There are many situations when you need to email your professor: Asking a question, inquiring about your grades, informing them about a missed class, etc. If you’re wondering how to write an email to a professor, we’ll guide you, step by step. At the end of this article, you’ll find several email samples you can use for different occasions.

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How to write an email to a professor: A step by step guide

1. Make sure you really need to send that email

If you want to email a professor asking a question, check your syllabus first. Chances are pretty solid you’ll find the answer. The syllabus can tell you about your workload, assignments, deadlines, and more. If that’s something you were looking for, there’s no need to send an email and waste your professor’s time. Your classmates are another valuable source of information, so make sure to talk to them first.

If the syllabus, or your peers, can’t answer your question, it’s fine to send an email with additional inquiries.

2. Use your school email

This is the best course of action because such an email looks professional and shows a recipient that your message is about classes. If you don’t have an educational email address, make sure to use an appropriate email address like firstname.lastname@example.com. Your bro$$77@example.com address isn’t suitable for academic correspondence.

3. Write a clear subject line

The subject line defines if a recipient opens your email, so make sure it’s clear, concise and to the point. A good subject line tells a professor what your email is about and how they should act on it.

Here are some subject line examples:

Question about [Course name] assignment

[Course name]: Asking for an appointment

4. Include a proper email greeting

Start your email to a professor with an appropriate and respectful salutation. Double-check their name before sending an email and make sure your greeting is followed by a comma.

Here’s how to start an email to a professor:

Dear Professor [Last Name],

5. Remind who you are

Professors have lots of students, so it’s important to tell them your name and the class you’re attending. This helps you save the recipient time and ensures you get a reply faster.

Here’s how to start an email to a professor:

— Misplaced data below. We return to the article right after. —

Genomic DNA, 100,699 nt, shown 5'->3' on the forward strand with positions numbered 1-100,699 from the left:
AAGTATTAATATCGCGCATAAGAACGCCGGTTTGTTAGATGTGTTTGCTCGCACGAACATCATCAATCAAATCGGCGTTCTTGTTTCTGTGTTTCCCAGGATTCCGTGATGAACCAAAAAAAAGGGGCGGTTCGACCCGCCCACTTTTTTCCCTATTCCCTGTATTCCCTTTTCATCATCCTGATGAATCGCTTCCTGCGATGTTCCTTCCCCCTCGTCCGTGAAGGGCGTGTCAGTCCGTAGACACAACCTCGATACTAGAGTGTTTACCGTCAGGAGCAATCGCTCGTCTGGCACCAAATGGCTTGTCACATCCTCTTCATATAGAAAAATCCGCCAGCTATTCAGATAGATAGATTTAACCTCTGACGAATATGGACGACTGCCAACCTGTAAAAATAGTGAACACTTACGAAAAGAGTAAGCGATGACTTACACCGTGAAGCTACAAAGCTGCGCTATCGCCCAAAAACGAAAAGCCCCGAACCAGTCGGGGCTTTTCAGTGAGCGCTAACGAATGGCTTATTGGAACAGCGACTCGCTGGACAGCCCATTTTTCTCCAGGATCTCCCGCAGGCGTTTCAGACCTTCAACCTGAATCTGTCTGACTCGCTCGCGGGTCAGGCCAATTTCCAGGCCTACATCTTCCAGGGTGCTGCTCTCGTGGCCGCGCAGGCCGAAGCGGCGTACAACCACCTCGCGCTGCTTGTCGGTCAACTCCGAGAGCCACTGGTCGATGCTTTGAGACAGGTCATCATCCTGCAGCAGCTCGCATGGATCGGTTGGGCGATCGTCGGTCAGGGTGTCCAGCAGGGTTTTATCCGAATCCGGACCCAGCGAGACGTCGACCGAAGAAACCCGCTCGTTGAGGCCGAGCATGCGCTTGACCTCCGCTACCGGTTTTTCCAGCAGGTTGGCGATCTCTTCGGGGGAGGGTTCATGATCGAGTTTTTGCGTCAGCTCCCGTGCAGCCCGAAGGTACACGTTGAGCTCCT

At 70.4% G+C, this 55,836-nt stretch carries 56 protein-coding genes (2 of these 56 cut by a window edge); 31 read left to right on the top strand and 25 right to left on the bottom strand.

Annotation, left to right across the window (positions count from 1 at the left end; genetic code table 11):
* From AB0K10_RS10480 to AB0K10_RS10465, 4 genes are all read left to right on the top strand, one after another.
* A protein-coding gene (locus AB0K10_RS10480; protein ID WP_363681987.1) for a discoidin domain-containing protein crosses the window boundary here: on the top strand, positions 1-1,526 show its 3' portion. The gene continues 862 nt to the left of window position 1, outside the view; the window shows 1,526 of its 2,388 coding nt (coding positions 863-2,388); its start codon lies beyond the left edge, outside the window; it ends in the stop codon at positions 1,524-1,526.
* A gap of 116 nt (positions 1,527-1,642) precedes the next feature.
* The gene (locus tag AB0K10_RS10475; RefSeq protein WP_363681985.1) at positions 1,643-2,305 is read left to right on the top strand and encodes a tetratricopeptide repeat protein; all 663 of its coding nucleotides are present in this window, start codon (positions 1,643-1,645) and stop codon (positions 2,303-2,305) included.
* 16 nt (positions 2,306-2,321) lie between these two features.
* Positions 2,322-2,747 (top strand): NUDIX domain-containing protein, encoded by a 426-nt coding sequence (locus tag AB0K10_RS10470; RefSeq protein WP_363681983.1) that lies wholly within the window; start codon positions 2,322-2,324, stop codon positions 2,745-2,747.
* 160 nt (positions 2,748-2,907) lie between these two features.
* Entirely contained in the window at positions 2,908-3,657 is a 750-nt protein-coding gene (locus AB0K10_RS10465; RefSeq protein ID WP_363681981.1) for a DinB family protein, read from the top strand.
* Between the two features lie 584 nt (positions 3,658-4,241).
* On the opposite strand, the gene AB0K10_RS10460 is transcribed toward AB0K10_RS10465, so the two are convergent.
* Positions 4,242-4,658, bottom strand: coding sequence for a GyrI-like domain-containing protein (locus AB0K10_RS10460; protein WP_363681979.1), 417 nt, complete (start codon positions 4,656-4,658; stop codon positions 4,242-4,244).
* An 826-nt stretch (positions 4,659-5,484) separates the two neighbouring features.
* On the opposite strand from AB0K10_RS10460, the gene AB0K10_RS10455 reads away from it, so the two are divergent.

My name is Lexie Brown, from History 1B, Section 1. 

6. Get straight to the point

After greeting a professor and introducing yourself, it’s time to state your question or request. Keep it concise and clear, so the recipient can quickly comprehend what it’s about and what action is expected from them.

For example:

I was wondering if we could set up an appointment to discuss my grade on [Assignment name]. Please let me know if you are able to meet next week.

7. End an email politely and include a professional signature

How to end an email to a professor? Thank them for their time and sign off your email with “Sincerely” or “Best regards” followed by your name.

Here’s an example:

Thank you for your time and have a great day.
Sincerely,
Lexie Brown

8. Proofread your email

Pay attention to grammar, spelling, and punctuation. Make sure to stick to a formal tone and avoid emojis or informal abbreviations like FYI or ASAP. Check the spelling of your professor’s name one more time.

9. Put yourself in your professor’s shoes

Reread the email as if you are a professor who receives it. Is it clear who’s writing to you and what they want? Is the tone of the email polite and respectful? Does it comply with a formal email format? If all your answers are “Yes,” then feel free to send your email.

Email to professor samples

Once you’ve learned how to email a professor, it’s time to practice. Below, you’ll find a number of email samples for different situations. Please keep in mind that these examples are for reference only, and you should always personalize and tweak them to your needs.

If you frequently need to email your professor, you can add these templates to Spark and reuse them whenever needed. Learn how templates in Spark work.

1. Email to a professor about not attending class

Subject: History 1B: Class attendance

Dear Professor Smith,

This is Lexie Brown, from History 1B, Section 1. I am writing to inform you that I won’t be able to attend your class on Thursday, as I have a doctor’s appointment at 11 AM.

Please find attached my assignment we are supposed to submit by Thursday. I will also do my best to look through the materials you provided for this class and ask my classmates to share their notes.

Thank you.

Best regards,
Lexie Brown

2. Email to a professor about grades

Subject: History 1B: Inquiring about my grade

Dear Professor Smith,

My name is Lexie Brown, from History 1B, Section 1. I was wondering if we could set up an appointment to discuss my grade on [Assignment name].

I have checked that your office hours are scheduled on Wednesdays from 2 to 5 PM. If this is correct, please let me know if I can come.

I look forward to your reply.

Kind regards,
Lexie Brown

3. Email to a professor asking a question

Subject: Question about the History 1B assignment

Dear Professor Smith,

I am Lexie Brown, from History 1B, Section 1. In the syllabus, the deadline for our latest assignment is listed as April 9th. However, in class on Monday you mentioned April 12th as the deadline.

Could you please verify the correct deadline?

Thank you so much for your time.

Sincerely,
Lexie Brown

4. Email to a professor asking for an appointment

Subject: History 1B: Appointment request

Dear Professor Smith,

I am a student in your History 1B class, Section 1. I faced some difficulties with selecting a topic for my research paper, and I would appreciate it if I could discuss it with you during your office hours.

Please let me know if you are available to meet this week.

Thank you for your time. I look forward to your reply.

Best regards,
Lexie Brown


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